Peloso was immediately taken by O’Connor’s love of birds. “I created my piece based on her love of peacocks and her statement that they were the ‘King of the Birds’ ... I kept it in subtle monotones, so it reads more like a photo of a memory,” she told me.
After reading O’Connor’s article “Living with a Peacock,” Becca Sipper couldn’t get this strange phrase out of her mind: “My quest, whatever it was actually for, ended with peacocks. Instinct, not knowledge, led me to them.” Sipper created two cameo-style ceramic platters: one a portrait of O’Connor and the other a portrait of a peacock, destined forever to be together.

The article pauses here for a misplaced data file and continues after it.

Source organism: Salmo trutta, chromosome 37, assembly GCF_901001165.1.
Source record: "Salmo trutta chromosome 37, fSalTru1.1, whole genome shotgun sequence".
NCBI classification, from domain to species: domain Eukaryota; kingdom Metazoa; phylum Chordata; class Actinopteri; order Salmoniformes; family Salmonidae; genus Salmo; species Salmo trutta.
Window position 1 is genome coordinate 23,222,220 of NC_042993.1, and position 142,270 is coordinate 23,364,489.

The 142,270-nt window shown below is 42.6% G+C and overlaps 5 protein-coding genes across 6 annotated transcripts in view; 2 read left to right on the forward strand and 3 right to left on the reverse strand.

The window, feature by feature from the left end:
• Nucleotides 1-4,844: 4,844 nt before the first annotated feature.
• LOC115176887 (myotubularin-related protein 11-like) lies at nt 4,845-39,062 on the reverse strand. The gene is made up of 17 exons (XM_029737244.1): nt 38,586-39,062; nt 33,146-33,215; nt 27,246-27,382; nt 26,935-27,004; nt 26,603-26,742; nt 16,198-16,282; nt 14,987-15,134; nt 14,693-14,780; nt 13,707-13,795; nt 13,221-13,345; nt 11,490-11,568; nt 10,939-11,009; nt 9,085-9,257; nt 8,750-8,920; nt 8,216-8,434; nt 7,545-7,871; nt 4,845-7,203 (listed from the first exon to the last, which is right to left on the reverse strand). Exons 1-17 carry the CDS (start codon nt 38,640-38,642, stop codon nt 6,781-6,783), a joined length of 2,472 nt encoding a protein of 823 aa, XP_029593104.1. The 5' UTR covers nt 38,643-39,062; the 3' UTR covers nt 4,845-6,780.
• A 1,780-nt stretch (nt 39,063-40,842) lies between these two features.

Sandoz, who was also fascinated with O’Connor’s relationship with birds (she owned nearly 100 peacocks by the time she died at the age of 39), went so far as to draw the writer’s image in the shape of a peacock.
Sandoz, who has painted O’Connor eight separate times, chose to depict her wearing a dress inspired by a Gucci Spring 2016 ready-to-wear garment. “Her shoulders are bare,” she said, eliciting more salacious intrigue than I ever thought possible during an e-mail exchange about Flannery O’Connor.
“She keeps more secrets than we’ve ever guessed.”
This is true. Despite all our adoration, we’ll never unravel this puzzling, wonderfully talented riddle of a human more than we have today. The best we can do is preserve her work and her memory. Lucky for us, that’s exactly what this silent auction strives to do.
Southern Discomfort, Friday April 1 at Non-Fiction Gallery, exhibition and silent auction hosted by the Flannery O'Connor Childhood Home Foundation